Royce, Spirit of Mod. Philosophy, synopsis in N. Y. Nation: ?The one indubitable fact is the existence of an infinite self, a Logos or World-mind

(345). That it exists is clear, I. Because idealism shows that real things are nothing more nor less than ideas, or ?possibilities of experience?; but a mere ?possibility?, as such, is nothing, and a world of ?possible? experiences, in so far as it is real, must be a world of actual experience to some self (367 ). If then there be a real world, it has all the while existed as ideal and mental, even before it became known to the particular mind with which we conceive it as coming into connection (368). II. But there is such a real world; for, when I think of an object, when I mean it, I do not merely have in mind an idea resembling it, for I aim at the object, I pick it out, I already in some measure possess it. The object is then already present in essence to my hidden self-(370 ). As truth consists in knowledge of the conformity of a cognition to its object, that alone can know a truth, which includes within itself both idea and object. This inclusive Knower is the Infinite Self-(374). With this I am in essence identical (371 ); it is my larger self (372 ); and this larger self alone is (379). It includes all reality, and we know other finite minds, because we arc one with them in its unity? (409).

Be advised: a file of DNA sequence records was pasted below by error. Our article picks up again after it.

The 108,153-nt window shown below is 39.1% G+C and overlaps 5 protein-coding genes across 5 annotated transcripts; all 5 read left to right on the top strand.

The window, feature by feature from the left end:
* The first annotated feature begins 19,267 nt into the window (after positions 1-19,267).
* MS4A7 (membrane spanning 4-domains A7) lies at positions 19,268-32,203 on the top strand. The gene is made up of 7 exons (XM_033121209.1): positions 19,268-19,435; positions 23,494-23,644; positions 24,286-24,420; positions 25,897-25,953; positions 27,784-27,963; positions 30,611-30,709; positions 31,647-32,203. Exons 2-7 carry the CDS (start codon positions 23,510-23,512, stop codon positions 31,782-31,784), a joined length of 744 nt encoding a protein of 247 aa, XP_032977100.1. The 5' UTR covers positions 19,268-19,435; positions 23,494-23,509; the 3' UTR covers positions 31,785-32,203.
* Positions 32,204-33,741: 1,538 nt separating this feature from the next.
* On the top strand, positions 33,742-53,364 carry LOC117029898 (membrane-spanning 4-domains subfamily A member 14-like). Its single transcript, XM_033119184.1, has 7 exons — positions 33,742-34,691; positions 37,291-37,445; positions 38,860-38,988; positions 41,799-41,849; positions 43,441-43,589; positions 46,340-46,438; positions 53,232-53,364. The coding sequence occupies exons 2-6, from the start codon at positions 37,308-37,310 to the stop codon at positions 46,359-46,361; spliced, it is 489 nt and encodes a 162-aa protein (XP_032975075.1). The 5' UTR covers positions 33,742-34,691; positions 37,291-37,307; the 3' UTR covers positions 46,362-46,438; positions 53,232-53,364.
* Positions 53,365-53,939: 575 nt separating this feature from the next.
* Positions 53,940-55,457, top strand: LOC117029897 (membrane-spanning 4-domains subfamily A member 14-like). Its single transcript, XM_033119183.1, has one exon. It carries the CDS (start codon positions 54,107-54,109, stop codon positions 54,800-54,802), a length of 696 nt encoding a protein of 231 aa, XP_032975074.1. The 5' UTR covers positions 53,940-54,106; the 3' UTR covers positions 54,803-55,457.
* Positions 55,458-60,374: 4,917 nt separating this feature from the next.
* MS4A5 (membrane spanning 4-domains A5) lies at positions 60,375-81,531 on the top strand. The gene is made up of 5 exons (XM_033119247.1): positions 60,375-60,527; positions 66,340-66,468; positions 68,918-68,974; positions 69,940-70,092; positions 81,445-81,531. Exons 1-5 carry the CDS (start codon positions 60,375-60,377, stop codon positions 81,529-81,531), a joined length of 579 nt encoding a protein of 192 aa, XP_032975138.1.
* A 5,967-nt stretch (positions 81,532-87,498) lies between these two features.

The experience of George John Romanes is instructive. For years he could recognize no personal Intelligence controlling the universe. He made four mistakes:

1. He forgot that only love can see, that God is not disclosed to the mere intellect, but only to the whole man, to the integral mind, to what the Scripture calls ?the eyes of your heart? ( <490118>Ephesians 1:18). Experience of life taught him at last the weakness of mere reasoning, and led him to depend more upon the affections and intuitions. Then, as one might say, he gave the X-rays of Christianity a chance to photograph God upon his soul

2. He began at the wrong end, with matter rather than with mind, with cause and effect rather than with right and wrong, and so got involved in the mechanical order and tried to interpret the moral realm by it. The result was that instead of recognizing freedom, responsibility, sin, guilt, he threw them out as pretenders. But study of conscience and will set him right. He learned to take what he found instead of trying to turn it into something else, and so came to interpret nature by spirit, instead of interpreting spirit by nature.

3. He took the Cosmos by bits, instead of regarding it as a whole. His early thinking insisted on finding design in each particular part, or

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